I’m slightly obsessive when it comes to food photography. Whether it’s a recipe I create and shoot for the blog or just a quick snapshot of my breakfast for Instagram, I have this uncontrollable desire to make what I’m eating look just as good as it tastes.
The irony is, there’s actually nothing instant about my Instagram photos. Each upload to Instagram typically involves taking multiple snapshots and 3-4 minutes of intense iPhone editing. My patient husband, bless his heart, sits there just shaking his head while he waits for me to upload the damn photo and dig in.
If you’re the type that loves to drool over beautiful food in your feed as well, try these 7 tips for better Insta- food photography:
1. Don’t shoot photos using the Instagram app. Use an app like Camera+, that allows you to adjust the focus and exposure separately. I use Photoshop Express for lots of editing options like the ability to up the exposure, or contrast, and their wider variety of filters.
2. Make sure the subject matter only fills the bottom, or top 2/3 of the screen. Smartphones traditionally shoot in a rectangular ratio, usually 4:3, whereas Instagram photos are square, or 1:1 ratio. If you fill the entire frame with your dish, a good chunk of it will be cropped out. The Camera+ app also has a square crop function if you don’t want to have to worry about this.
3. Keep the background simple. Instagram photos are small which doesn’t leave much room for your eye to travel around the image. A simple napkin, cutting board, wood table or marble slab beneath your dish will add a little bit of texture and keep the focus on your food.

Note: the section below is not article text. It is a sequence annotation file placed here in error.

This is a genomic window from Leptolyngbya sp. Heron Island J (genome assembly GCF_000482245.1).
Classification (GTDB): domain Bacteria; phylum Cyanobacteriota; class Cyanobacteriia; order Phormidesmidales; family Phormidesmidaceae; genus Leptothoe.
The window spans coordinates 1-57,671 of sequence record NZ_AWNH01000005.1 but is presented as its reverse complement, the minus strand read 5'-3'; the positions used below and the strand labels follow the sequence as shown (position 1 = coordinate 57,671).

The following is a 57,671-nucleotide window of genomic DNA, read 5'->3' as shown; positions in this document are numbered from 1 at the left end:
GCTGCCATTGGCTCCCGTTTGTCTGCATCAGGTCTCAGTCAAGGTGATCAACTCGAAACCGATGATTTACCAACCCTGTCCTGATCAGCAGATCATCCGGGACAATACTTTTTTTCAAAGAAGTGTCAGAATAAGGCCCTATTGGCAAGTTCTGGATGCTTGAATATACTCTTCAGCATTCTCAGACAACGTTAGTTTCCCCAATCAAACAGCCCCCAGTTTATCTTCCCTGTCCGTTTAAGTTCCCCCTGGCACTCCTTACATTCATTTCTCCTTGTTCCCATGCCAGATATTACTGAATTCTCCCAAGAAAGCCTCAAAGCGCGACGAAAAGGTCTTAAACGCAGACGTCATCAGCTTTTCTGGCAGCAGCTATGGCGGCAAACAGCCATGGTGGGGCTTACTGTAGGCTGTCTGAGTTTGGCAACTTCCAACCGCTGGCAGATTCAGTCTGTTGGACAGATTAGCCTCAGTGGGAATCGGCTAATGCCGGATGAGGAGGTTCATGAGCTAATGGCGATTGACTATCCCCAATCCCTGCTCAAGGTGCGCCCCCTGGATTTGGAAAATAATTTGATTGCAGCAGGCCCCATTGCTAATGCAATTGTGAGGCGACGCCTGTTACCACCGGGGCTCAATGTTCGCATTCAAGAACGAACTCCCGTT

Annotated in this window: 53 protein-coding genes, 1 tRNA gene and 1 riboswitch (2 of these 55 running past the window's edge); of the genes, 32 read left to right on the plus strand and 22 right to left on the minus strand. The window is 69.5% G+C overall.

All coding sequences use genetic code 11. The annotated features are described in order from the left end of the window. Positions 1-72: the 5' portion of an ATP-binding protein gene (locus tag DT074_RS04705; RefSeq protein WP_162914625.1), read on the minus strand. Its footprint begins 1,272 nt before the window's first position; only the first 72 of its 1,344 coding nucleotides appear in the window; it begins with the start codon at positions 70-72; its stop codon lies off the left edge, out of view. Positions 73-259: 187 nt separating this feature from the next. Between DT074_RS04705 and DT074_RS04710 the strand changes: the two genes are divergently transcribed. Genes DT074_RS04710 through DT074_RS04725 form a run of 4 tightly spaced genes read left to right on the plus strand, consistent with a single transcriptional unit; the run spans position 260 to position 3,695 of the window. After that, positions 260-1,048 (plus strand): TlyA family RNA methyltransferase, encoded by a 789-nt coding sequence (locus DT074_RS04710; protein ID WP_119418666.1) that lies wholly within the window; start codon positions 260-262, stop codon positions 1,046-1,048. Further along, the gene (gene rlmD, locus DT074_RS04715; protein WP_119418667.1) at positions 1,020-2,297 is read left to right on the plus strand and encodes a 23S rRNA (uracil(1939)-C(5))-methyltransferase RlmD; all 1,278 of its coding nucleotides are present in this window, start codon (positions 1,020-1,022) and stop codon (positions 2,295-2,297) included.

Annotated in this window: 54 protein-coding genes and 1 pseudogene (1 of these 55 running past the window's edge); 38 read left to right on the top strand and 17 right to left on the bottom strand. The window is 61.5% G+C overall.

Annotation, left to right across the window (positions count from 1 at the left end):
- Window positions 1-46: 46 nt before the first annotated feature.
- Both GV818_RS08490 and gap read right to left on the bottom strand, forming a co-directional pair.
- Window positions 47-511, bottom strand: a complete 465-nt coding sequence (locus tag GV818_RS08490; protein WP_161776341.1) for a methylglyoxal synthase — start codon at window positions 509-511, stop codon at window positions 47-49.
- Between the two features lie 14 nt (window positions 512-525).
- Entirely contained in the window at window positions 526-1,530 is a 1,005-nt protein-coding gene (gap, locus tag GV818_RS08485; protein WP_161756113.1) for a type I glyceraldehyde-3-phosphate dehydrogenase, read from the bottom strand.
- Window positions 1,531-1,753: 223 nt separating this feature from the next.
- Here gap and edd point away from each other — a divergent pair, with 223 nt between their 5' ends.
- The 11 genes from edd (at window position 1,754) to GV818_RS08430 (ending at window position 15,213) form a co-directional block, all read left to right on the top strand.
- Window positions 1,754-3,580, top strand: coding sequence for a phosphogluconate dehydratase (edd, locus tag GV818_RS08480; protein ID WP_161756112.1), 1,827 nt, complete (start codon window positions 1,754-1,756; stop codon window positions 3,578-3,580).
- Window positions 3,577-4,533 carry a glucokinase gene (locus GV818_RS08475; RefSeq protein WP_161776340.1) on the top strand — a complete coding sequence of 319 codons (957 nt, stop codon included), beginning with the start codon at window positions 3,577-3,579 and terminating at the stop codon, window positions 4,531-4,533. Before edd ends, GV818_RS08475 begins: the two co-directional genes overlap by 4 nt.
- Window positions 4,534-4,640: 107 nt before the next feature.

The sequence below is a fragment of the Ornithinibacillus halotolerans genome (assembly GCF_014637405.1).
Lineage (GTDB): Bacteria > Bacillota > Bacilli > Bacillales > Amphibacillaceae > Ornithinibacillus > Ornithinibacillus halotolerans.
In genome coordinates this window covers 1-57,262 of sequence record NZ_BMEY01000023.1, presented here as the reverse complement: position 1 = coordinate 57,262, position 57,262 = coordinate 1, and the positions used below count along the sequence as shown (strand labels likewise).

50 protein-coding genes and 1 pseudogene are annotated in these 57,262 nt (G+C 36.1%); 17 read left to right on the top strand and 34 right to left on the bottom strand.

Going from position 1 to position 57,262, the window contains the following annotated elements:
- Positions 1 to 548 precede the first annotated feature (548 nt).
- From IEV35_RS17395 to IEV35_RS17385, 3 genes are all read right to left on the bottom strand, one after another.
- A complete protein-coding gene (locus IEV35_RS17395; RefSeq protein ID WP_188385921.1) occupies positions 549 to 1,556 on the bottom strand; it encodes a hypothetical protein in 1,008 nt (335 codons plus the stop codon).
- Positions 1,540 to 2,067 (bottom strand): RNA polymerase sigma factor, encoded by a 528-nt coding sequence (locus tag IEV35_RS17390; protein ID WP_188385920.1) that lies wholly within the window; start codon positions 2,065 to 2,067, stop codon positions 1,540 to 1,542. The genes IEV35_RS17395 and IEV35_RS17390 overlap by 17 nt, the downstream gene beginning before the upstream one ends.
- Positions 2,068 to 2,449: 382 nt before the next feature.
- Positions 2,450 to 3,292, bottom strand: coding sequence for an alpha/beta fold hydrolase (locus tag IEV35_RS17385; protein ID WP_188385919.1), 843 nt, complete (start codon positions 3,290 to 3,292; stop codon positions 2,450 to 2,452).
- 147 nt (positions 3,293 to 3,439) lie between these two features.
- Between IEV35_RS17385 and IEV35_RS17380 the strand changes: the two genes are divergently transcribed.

4. Get the light right. Daylight is your friend but avoid shooting under direct sunlight. It’s way too contrasty. Instead, look for diffused light–like near a window or under an umbrella if you’re outside. As for getting beauty shots in dimly lit restaurants? No amount of candle light or smartphone flash will do your meal justice. Just put your phone away and enjoy the food.
5. Play with different angles. Smartphones don’t have the depth-of-field capabilities as DSLR cameras but overhead shots tend to work really well.
6. Apply the rule-of-thirds. Visually divide the frame into thirds–horizontally and vertically–and place different things of interest, like the crust of a pie, a utensil, or the edge of the dish, where those lines intersect.
7. Add the blur effect. Adding a little blur to the background can create that short depth-of-field effect we’re attracted to in really good food photography. I like using the blur function within Instagram because it allows you to move it around the frame depending on what and where you want your viewers eyes to focus.
Got any other phone food photography tips to share?